They also own a two-bedroom bungalow in Oakland, Calif., that they bought at the height of the housing boom.

"We bought it at just over $500,000," Williams says, "and the last appraisal was at $260,000."

Once they heard that appraisal, Williams says, he and his wife decided not to sell but instead to rent their home to a friend of a friend.

"I'd owned rental property before and had almost a problem every month, and so was not very excited about the idea of becoming a landlord again," he says. "But we've been very fortunate to have a great tenant, knock on wood. Thus far it's been very uneventful."

There has been a big jump in the number of single family homes shifting into the rental market since the country's housing boom started to bust.

Eric Belsky with Harvard's Joint Center for Housing Studies says during the boom years between 2001 to 2005, about 700,000 single-family homes became rentals. The latest survey tracking housing units from 2005 to 2009 showed a significant increase.

According to Belsky, 2.3 million single-family homes "flowed from having been owned to being rented, and they're not just being offered for rent, but they're actually occupied by renters."

In some areas, condominiums are the big market. Sellers still often test the market first and put their condo up for sale in hopes of getting a good deal. Many end up renting their units, says Ron Abrams with the Chicago Association of Realtors.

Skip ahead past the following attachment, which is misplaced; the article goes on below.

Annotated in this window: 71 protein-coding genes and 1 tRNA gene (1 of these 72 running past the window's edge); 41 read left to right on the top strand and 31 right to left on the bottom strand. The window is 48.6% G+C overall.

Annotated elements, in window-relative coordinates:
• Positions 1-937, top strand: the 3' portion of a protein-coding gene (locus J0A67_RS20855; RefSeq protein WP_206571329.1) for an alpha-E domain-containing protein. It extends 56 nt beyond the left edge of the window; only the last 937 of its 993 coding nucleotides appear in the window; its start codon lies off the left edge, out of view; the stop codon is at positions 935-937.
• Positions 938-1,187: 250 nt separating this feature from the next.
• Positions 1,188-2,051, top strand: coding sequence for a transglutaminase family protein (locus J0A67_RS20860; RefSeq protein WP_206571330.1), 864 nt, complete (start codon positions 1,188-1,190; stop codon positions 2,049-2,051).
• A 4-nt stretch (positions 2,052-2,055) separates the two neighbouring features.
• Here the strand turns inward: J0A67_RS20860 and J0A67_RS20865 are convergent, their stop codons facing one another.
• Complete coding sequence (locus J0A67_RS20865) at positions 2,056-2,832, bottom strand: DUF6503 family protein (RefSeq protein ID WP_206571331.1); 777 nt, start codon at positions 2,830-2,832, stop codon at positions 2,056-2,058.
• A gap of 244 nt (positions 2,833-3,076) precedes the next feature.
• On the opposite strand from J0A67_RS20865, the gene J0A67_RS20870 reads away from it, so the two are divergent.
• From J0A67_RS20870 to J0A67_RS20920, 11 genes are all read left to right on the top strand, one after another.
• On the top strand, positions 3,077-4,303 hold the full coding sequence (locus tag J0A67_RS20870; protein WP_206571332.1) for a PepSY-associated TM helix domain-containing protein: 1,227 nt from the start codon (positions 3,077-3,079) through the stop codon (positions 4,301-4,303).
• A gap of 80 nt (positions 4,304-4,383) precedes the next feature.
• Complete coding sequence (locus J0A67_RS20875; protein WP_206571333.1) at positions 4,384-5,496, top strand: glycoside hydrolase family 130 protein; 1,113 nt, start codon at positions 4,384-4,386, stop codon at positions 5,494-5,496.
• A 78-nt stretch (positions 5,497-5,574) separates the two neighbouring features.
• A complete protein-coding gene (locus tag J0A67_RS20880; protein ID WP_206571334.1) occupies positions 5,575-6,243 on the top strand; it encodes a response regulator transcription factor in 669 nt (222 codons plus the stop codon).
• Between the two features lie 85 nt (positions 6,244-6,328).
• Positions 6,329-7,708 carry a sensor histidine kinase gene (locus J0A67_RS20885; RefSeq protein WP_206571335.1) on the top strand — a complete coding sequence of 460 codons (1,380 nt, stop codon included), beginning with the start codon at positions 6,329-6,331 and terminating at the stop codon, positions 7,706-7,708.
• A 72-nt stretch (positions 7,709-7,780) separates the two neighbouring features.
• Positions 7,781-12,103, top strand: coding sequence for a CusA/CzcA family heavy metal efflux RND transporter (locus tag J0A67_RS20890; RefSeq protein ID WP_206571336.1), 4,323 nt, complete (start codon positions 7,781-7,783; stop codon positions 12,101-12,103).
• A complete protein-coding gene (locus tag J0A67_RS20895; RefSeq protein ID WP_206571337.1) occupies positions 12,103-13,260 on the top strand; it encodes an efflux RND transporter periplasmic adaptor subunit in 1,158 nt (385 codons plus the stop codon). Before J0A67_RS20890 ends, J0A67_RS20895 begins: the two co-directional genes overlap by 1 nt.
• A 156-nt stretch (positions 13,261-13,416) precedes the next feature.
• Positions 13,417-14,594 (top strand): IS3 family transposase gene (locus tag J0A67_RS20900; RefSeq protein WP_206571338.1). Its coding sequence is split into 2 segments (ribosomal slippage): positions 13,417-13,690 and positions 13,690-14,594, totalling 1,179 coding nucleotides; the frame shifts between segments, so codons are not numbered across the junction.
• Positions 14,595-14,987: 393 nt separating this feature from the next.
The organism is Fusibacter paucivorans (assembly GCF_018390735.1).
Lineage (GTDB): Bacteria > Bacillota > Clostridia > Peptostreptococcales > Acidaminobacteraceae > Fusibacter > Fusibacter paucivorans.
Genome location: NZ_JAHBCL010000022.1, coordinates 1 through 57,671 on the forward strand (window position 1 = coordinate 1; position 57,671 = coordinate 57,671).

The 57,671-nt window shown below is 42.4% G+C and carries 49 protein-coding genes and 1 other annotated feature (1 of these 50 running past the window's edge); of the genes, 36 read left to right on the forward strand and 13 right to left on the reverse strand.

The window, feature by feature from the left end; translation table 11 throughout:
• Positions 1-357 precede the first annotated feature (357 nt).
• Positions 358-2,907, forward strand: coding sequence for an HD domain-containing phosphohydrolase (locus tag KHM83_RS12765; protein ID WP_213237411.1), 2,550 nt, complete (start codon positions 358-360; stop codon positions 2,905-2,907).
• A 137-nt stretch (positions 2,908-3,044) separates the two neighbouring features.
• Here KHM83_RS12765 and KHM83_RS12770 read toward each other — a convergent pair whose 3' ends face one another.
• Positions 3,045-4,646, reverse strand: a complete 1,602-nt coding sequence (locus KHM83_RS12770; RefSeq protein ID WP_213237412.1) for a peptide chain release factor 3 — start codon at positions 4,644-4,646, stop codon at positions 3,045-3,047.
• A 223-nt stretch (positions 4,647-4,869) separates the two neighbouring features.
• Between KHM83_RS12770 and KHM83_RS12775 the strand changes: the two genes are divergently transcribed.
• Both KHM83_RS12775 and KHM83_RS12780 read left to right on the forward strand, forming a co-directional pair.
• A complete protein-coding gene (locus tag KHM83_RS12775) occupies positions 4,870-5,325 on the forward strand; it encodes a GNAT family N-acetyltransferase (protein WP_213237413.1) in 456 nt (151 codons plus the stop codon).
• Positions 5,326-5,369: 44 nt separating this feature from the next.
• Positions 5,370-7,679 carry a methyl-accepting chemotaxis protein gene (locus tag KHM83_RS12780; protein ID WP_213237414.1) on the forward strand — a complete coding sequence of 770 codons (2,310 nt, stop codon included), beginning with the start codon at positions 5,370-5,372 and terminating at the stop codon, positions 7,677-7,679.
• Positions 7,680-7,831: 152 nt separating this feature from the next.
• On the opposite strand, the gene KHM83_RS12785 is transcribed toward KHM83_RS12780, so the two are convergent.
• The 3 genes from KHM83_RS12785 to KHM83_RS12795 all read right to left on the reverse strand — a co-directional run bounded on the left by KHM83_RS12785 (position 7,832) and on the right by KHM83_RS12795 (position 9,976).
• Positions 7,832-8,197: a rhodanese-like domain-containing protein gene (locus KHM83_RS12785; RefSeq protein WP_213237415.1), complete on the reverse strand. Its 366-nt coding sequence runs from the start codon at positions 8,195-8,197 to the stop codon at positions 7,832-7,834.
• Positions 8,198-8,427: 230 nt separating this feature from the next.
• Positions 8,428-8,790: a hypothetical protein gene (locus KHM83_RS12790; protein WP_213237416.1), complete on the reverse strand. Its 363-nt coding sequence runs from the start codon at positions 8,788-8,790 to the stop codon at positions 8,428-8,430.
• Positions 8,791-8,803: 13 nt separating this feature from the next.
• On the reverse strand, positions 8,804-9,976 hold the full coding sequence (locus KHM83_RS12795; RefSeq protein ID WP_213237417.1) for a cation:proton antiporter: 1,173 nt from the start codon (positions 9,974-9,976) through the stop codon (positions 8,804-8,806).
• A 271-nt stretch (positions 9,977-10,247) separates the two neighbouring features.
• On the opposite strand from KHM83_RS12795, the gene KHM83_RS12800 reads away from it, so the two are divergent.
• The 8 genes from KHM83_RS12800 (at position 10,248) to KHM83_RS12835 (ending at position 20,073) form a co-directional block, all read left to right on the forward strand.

"The good news for the owners or the reluctant landlords has been that the rental market has been so good, they've been able to cover pretty much all their expenses and just been able to basically go on with their lives," Abrams says.

Of course, some condo associations don't allow rentals or have certain restrictions.

And sometimes it just doesn't turn out so rosy.

"My first time being a landlord turned into a nightmare," says Jeanette Masterson, who admits that if she knew then what she knows now, she may never have become a landlord. "The only thing I knew was that if something was broken, I would have to fix it. I just assumed that everyone would be a good renter. I approached it in a very naive fashion."

For about three years, Masterson lived in a two-bedroom condo that she bought for $173,000. After she married, she moved into her husband's larger condominium.

"Originally my condo was on the market for eight or nine months — a lot of showings, no offers," she says. "After we weren't able to sell it, we decided to rent it out to bring in some income to help cover the two mortgages that we now had together."

The rent covered Masterson's mortgage and assessments. The tenants paid all of the utilities. They called often for small things, and then wanted to break their lease. It turned into a legal quagmire and a battle over the security deposit.

When the saga came to an end, Masterson tried again to sell her unit. It stayed empty for almost a year. A real estate agent helped her find a property management firm, which rented the condo right away.

They're still losing about $600 a month, but at this point, Masterson says, they're just trying to minimize their loss and they're able to do it with a lot less stress.

"I'm not on pins and needles everyday wondering if I'm going to get a call about something stupid," she says. "Again, as a landlord that's something I had to accept, but now I don't have to worry about it, having a property management company working for us, managing my condo."

Masterson says her best advice to accidental or reluctant landlords is to be prepared, because it's not easy.

Copyright 2011 National Public Radio. To see more, visit http://www.npr.org/.